My grandmother wasn't coherent through a lot of this, and that allowed us to do the shift work easily and to read up on whatever had happened that day or what medicine had already been given. Plus, it meant we didn't have to keep everything in our head.
posted by needlegrrl at 1:30 PM on August 11, 2016 [9 favorites]


Does your hospital have a social worker office? When I was overseeing my elderly mother's care, the in-house social workers were an incredible resource.

As others said before, absolutely talk, ask, request, ask why, get clarification. I found that tone totally mattered when dealing with staff: Apologize for taking their time, thank them profusely for giving up their time to speak with you, tell them their answers were very helpful, and smile as much as is appropriate. Be polite and never ever accusatory or angry to the line-staff. If it's something to be angry about, get in touch with the head nurse or the appropriate administrative offices.
posted by BigLankyBastard at 1:59 PM on August 11, 2016 [1 favorite]


Also, be kind and appreciative of everyone when you have the opportunity. While it is true that the squeaky wheel gets the grease, it is also true (in my experience, anyway) that no one ever gets thanked enough for doing a good job and when you acknowledge the hard work folks do (in any setting, hospitals included), it tends to make people willing to go the extra mile for you. Minor example: When my dad was in the hospital and kept getting ice cream in a flavor he didn't like, I thanked the guy delivering the food for his service and then asked if he could make sure my dad got a different flavor at the next meal. Instead the guy took away the nasty flavor on the spot and brought back two of the good flavor. Major example: The hospital planned to discharge my dad without explaining to any of his daughters why he was being discharged without treatment for a seemingly fatal condition. (Maybe it was explained to my dad, maybe it wasn't; I'll never know.) Because I'd been talking by phone with his primary nurse in the days leading up to my visit, she conspired to keep my dad in the hospital the extra half-day needed for me to arrive before his discharge. Then that awesome nurse more or less dragged a doctor into my dad's room to explain his situation to us. (And she whispered, as she left the room, "Ask him everything you can possibly think of because this is the only person you're going to get to see.") This was not the main treating doc, cause he refused to see us, but a colleague who was also a cardiologist. And we all, including my dad, learned stuff about his situation that was total news to us. So yes, be assertive and yes, be as nice as you can be in a sincere way. This stuff is really hard. You are a champ for stepping up. Good luck!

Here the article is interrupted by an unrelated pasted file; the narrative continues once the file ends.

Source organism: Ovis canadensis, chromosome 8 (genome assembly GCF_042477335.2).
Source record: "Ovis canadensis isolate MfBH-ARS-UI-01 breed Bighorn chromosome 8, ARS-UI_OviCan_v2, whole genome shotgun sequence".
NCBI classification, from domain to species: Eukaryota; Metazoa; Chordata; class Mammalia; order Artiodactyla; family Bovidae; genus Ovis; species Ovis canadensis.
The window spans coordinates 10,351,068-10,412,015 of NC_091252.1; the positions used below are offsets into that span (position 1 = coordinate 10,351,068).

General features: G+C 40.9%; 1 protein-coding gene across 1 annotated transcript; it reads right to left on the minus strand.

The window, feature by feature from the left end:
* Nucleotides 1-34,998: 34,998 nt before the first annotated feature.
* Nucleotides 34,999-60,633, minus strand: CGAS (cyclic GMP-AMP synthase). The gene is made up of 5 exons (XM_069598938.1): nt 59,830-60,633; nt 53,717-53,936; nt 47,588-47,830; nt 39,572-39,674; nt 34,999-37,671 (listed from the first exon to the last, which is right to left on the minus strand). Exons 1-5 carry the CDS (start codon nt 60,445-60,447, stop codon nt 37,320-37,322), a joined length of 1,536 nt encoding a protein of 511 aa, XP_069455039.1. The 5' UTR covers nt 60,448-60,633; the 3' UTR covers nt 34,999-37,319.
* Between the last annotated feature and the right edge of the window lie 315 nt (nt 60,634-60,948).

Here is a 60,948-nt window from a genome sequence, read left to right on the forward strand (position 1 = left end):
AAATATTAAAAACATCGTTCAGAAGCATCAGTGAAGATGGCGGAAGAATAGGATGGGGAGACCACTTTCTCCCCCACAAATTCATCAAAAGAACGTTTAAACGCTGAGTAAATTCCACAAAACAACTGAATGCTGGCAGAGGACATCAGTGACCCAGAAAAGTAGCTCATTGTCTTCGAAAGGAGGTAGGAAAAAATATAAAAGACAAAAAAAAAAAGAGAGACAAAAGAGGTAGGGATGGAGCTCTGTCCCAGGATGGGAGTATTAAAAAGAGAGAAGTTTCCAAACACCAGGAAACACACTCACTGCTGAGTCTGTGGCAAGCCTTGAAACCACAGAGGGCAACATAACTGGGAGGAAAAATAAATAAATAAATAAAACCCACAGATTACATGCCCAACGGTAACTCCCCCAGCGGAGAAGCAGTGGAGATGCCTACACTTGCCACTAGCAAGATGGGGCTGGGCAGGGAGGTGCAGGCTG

posted by Bella Donna at 3:54 PM on August 11, 2016 [7 favorites]


Be firm and consistent.
Patient advocate, social worker.

Trauma hospitals specialize in things related to trauma, great orthos, burn units, dealing with gunshot wounds. They are preprder prepared to do major care to people whose bodies have been messed up for loss of reasons (car crashes, pedestrian incidents, house fires, abuse, gunshot wounds) so things associated with that will be top notch. If you are there for other things, the doctors will be qualified but maybe not the best of the best. Sometimes these hospitals won't have equipment or skills in very specialized areas (like unique types of heart surgury) and contract those patients to another hospital. If she's being discharged to a lower level of care, you have lots of choice, provided she doesn't have very unique or high level needs.

I want to be gentle and remind you sometimes doctors make tough calls due to many many factors and it may look ugly but be life saving. However that does not mean that you shouldn't have every little thing explained. The doctors should respond and listen. Social workers are major advocates especially regarding discharge and communication. Nurses can bring compassion and consistency to the every day care and can give you hints about the ins and outs at the hospital. (When doctors are rounds, who is good, what makes certian doctors happy). If you tell a nurse your having trouble communicating with xyz doctor, she will know who gets along with him or her, if it's going to be a monumentous task.

Many of these people are super compassionate but quirky and working in a highly stressful variable enviroment. It takes a little more effort to be noticed when everybody around you is also in critical condition.

Keep trying, you deserve the best care.
posted by AlexiaSky at 5:51 PM on August 11, 2016


If you're concerned with the treatment plan, including the administration of medications and pain control, consult with the doctor. Attend the morning rounds. If you get to the hospital around 5:30 am you should be sure to catch them.

Discharge planning should be handled by a discharge nurse and/or social worker. Consult these individuals. Discharge is a negotiation. Find out the criteria for discharge, learn the care requirements post discharge. You might be able to discharge home with community care supports, go to a different facility that is still convenient to you, etc. Have the conversation. Try to find solutions that work for everyone.

Good luck.
posted by crazycanuck at 7:14 PM on August 11, 2016